Reading has always felt like an emotional biography. Whether I am reading a mirror-to-my-life sort of book, a serious preaching to the choir book or a cotton-candy sweet and fluffy book, all of them reflect my emotional state at any given point. My reading habits, if studiously mapped out, would reflect the ebbs and flows of my life. While, generally, I prefer books that engage my mind to the point of debates the presence of light hearted fluffy books indicate a need to disengage and escape from overthinking. My 2015 reading has become one of the most erratic reading years I had to make, while my goodreads account would probably tell you I have read less than 60, in fact I have read more which I am too lazy to track even on an app.
I decided to disengage a lot in the middle of the year. I filled the in-between with my newly-discovered appreciation of historical romance and with light-headed YA literature that tackle LGBTQ relationships, disabilities and mental illness. There was no need for re-orientation of my brain to understand complex sentences and settings. The books that filled the disengaged part of the year were filled with easily understandable sentences, with experiences that while familiar did not dig too deep into my psyche and were ultimately entertaining. It’s like binging on a gallon of ice cream. I went through a whole lot of these lighter reading materials without knowing I did.
Then, I woke up out of my disengaged-coma and found myself thirsty for engagement. It was Merton that sort of truly shook me from my coma. Maybe it was my own spiritual journey that propelled me to read his books and eventually Nouwen. However, as I write this post, I feel that I am re-entering an almost inability to stick to one book phase, my mind scattered in both its need to be entertained and its need to learn. I am hungry for cognitive nourishment and the need to compensate for my disengaged state has left me grabbing at books with so much impulsivity that I am confusing myself.
It is the reading challenge that I joined that suffers that most from my erratic reading (or would it be more apt to say my depressive reading as it seems to follow the flows of my mood). My mind, unwillingly to be constrained by the definitions presented by Book Riot’s Reading Challenge has become less concerned of meeting the challenge as to giving in to my fancies. One can say, my reading personality has been in odds with itself. On one hand, I am goal-oriented and in dire need to finish the challenge, while on the other I would rather follow my craving. As a result, a sort of compromise has been met. I have made some (very little) progress in an almost hit-or-miss sort of way with my reading challenge. I had discovered that some of my whims have met my goals.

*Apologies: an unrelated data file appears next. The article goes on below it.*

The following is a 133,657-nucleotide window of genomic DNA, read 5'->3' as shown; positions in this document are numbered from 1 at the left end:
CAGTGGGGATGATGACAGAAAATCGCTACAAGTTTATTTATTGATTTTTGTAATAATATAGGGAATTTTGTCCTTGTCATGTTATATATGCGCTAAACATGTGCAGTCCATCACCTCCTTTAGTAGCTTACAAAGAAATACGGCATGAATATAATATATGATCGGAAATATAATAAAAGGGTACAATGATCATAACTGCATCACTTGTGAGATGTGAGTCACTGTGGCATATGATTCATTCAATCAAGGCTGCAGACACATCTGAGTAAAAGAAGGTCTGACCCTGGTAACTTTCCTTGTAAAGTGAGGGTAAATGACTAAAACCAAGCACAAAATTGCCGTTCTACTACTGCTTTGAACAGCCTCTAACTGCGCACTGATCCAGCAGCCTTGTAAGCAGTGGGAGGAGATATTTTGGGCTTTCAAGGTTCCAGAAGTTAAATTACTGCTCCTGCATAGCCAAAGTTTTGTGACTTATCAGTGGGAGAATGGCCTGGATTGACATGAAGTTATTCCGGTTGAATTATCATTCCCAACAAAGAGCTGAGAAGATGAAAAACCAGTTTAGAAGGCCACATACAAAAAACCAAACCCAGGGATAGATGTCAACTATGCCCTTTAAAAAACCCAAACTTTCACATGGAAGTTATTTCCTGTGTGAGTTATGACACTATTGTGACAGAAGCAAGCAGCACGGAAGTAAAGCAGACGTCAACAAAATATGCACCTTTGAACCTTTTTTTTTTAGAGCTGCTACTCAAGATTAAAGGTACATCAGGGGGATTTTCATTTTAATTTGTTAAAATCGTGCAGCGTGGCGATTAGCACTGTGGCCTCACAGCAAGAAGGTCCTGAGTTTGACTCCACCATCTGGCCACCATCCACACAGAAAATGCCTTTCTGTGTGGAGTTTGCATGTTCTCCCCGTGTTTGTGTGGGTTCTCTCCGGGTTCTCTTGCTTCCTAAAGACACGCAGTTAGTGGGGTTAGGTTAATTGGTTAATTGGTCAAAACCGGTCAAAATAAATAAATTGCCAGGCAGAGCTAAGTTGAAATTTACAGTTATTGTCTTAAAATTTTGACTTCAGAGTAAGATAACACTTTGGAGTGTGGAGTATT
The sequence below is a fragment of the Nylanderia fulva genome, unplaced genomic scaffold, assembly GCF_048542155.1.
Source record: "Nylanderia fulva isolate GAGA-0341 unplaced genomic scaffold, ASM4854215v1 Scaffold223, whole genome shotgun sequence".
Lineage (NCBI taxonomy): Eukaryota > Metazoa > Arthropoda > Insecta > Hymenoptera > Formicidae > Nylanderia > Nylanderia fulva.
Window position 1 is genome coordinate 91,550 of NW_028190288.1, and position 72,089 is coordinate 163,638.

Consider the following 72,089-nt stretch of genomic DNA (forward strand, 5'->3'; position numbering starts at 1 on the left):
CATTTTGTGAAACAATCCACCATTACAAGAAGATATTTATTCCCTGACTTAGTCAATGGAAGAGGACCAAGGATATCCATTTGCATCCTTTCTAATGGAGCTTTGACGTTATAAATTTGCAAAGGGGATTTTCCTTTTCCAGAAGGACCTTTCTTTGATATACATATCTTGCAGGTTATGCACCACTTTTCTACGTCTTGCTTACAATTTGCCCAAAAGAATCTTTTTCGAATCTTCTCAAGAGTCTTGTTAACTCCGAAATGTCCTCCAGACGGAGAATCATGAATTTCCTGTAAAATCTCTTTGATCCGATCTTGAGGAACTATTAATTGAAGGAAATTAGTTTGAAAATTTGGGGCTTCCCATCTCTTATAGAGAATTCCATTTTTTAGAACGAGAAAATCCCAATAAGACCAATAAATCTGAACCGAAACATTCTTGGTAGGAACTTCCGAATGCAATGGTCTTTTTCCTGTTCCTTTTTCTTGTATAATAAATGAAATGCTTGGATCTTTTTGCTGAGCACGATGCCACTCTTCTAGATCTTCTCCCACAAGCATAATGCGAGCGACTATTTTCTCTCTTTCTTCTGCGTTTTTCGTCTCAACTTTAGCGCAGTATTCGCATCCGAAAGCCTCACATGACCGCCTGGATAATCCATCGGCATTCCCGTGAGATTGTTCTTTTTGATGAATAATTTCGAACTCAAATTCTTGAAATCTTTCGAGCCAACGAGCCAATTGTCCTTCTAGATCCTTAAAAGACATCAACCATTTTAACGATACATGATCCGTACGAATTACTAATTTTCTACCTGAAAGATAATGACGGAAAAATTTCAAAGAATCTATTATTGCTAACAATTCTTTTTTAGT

Since my last post on the reading challenge, I still had to complete 10 of the 24 tasks. Below listed are the 10 and I have been able to accomplish 2 out of the 10, leaving me with 8 more to go. Let’s cross our fingers.
- A book written by someone when they were under the age of 25
- A book written by someone when they were over 65
- A collection of short stories
- A book published by an indie press – Local Graphic Novels (Mark 9 verse 47, Sumpa and Strange Natives) from indie publisher Meganon Comics
- A book by or about someone that identifies as LGBTQ – Blue is the Warmest Color by Julie Maroh
- A book that is by or about someone from an indigenous culture
- A Microhistory – Marriage, a History: How Love Conquered Marriage (This took a back seat for a while, I’m picking this up again)
- A sci-fi novel
- A national book award, man booker prize or Pulitzer prize winner from the last decade
- A book published before 1850
There are reviews, insights waiting to be expounded on. Little notes, little tabs and even pictures sitting in the inner sanctuaries of my computer are waiting to see the light of day. It is unfortunate that the discipline to write, to expound and to do justice to the books I read have taken a back seat. So for now, please excuse this post and its ramblings.